4Aston Villa have now beaten Blackburn in four domestic cup ties in the past two seasons. Their 3-1 win meant they have knocked Rovers out of the Carling Cup and the FA Cup both this and last season.

6Crawley Town, who won 1-0 at Torquay United, became only the sixth non-league club since World War II to reach the fifth round, and the first since Kidderminster Harriers in 1994.

1Wolves‘ 1-0 defeat marked the first time (in seven attempts) they have ever been knocked out of the Cup by Stoke.

0 – After their 2-1 home defeat to Manchester United, Southampton have now won none of their eight home FA Cup matches against United (four draws, four defeats).

8Hereford United‘s 4-1 defeat at Sheffield Wednesday means they have reached the fourth round eight times in their history, and lost on each occasion.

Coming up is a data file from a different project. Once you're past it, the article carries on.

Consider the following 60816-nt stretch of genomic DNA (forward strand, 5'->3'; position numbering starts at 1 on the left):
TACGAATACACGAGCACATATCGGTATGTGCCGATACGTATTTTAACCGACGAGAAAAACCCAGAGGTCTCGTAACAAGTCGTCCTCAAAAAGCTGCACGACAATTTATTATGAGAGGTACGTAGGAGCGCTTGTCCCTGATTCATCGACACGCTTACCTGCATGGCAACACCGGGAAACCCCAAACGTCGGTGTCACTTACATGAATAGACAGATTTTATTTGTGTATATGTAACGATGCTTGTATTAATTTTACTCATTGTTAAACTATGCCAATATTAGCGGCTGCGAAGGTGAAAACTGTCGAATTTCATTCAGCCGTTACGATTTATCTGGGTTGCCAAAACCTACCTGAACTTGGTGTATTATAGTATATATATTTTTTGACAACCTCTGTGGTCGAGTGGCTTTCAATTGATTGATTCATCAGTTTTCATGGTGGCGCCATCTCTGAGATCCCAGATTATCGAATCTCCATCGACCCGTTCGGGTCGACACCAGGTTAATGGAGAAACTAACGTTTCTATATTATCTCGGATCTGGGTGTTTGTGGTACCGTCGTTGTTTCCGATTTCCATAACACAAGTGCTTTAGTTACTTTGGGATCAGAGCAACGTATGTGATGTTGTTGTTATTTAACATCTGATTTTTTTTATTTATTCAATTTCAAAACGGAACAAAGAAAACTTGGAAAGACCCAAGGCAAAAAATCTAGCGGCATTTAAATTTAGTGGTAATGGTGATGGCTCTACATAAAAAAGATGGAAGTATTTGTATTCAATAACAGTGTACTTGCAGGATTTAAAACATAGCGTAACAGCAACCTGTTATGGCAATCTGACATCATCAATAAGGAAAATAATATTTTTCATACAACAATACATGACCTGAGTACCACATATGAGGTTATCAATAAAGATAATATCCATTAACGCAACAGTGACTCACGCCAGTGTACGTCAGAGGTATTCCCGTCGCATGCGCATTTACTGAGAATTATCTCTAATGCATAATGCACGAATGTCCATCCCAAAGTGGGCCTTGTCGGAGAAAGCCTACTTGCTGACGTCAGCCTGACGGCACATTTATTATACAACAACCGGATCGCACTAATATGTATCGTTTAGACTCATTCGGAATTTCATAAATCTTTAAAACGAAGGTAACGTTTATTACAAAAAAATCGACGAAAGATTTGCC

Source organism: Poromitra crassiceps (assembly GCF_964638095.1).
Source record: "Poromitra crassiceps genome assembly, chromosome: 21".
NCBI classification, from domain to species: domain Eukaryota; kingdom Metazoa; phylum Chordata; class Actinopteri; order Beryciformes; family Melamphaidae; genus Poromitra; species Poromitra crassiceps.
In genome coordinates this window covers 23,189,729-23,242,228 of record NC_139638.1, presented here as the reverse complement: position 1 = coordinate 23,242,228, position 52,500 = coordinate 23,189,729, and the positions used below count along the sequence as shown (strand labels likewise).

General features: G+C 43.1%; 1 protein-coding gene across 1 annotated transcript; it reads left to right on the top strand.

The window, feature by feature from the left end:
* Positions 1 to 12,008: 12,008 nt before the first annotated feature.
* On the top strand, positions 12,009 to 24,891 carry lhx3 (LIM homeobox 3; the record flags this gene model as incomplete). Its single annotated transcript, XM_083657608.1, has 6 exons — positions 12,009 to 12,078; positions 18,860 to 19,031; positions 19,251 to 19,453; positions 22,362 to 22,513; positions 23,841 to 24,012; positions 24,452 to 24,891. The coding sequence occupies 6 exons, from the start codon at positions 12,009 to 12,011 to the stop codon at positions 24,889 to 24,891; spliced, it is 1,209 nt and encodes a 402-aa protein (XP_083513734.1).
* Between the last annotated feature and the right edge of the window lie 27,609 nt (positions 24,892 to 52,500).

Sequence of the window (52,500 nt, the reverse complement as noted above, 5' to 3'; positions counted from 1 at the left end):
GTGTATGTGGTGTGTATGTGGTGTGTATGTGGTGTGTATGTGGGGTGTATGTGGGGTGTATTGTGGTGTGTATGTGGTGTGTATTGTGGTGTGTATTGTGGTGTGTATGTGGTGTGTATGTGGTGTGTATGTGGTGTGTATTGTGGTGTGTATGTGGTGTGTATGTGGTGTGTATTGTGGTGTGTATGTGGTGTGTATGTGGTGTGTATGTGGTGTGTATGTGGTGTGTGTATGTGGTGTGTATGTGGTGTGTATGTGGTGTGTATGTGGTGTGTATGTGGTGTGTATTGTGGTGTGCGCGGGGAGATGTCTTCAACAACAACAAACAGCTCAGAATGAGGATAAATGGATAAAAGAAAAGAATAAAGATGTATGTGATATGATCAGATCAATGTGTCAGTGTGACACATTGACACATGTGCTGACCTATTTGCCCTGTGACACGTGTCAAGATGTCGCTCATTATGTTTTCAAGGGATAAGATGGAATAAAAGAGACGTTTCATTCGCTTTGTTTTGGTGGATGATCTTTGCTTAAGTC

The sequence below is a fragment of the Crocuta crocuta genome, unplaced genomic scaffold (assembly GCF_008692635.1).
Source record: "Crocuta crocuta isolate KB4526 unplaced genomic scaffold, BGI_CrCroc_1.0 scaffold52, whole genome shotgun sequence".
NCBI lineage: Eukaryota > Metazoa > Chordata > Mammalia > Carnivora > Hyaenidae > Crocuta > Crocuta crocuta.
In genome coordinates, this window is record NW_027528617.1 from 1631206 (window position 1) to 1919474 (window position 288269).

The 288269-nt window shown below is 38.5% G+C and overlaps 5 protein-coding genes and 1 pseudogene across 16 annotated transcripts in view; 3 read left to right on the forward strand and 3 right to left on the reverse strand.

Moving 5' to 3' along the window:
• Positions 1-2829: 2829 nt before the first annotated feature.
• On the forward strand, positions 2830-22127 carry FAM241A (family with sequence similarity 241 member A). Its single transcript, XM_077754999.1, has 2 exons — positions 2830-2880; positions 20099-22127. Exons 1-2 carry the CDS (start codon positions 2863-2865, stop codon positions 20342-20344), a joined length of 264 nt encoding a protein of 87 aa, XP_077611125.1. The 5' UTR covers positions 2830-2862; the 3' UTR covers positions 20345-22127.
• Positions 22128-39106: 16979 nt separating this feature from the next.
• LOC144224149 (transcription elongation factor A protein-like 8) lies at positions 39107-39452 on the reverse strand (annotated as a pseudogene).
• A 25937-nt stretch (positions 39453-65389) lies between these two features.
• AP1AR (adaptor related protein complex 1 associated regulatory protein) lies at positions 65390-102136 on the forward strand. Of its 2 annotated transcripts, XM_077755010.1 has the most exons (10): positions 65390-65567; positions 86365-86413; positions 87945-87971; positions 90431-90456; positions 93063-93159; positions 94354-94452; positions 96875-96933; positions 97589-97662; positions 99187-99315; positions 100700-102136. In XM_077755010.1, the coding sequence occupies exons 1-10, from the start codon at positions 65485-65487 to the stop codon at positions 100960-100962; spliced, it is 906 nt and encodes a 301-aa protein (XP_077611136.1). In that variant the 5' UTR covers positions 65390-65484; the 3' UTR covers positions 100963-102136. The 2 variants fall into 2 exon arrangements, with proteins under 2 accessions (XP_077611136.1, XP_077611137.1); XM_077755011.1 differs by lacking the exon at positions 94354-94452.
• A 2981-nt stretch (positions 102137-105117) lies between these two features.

30Arsenal‘s 2-1 victory over Huddersfield Town meant they became only the second club ever to go 30 home matches unbeaten in the FA Cup. Sheffield Wednesday were the first (1923-1947).

24 – Arsenal have lost none of their 24 FA Cup ties against lower division opposition under Arsène Wenger.

1 – Their 4-0 defeat at Fulham means that 2011 is the first time since 1951 that Tottenham Hotspur have failed to reach at least the 5th round of the FA Cup in a year ending in ‘1’.

0 – Total cost (in transfer fees) of Notts County‘s starting XI in their 1-1 draw with Manchester City – nine free transfers and two loanees.

138,000,000 – Total cost in pounds of Manchester City’s starting XI in the same game.

(Some statistics courtesy of Opta Sports, The Times@InfostradaLive@StatManJon and NFL.com.)

The Ashes in numbers

Despite a brief rain delay, England duly completed a dominant win in Sydney in the early hours of this morning – the exclamation point on a 3-1 series victory – having already ensured they would retain the Ashes in Melbourne.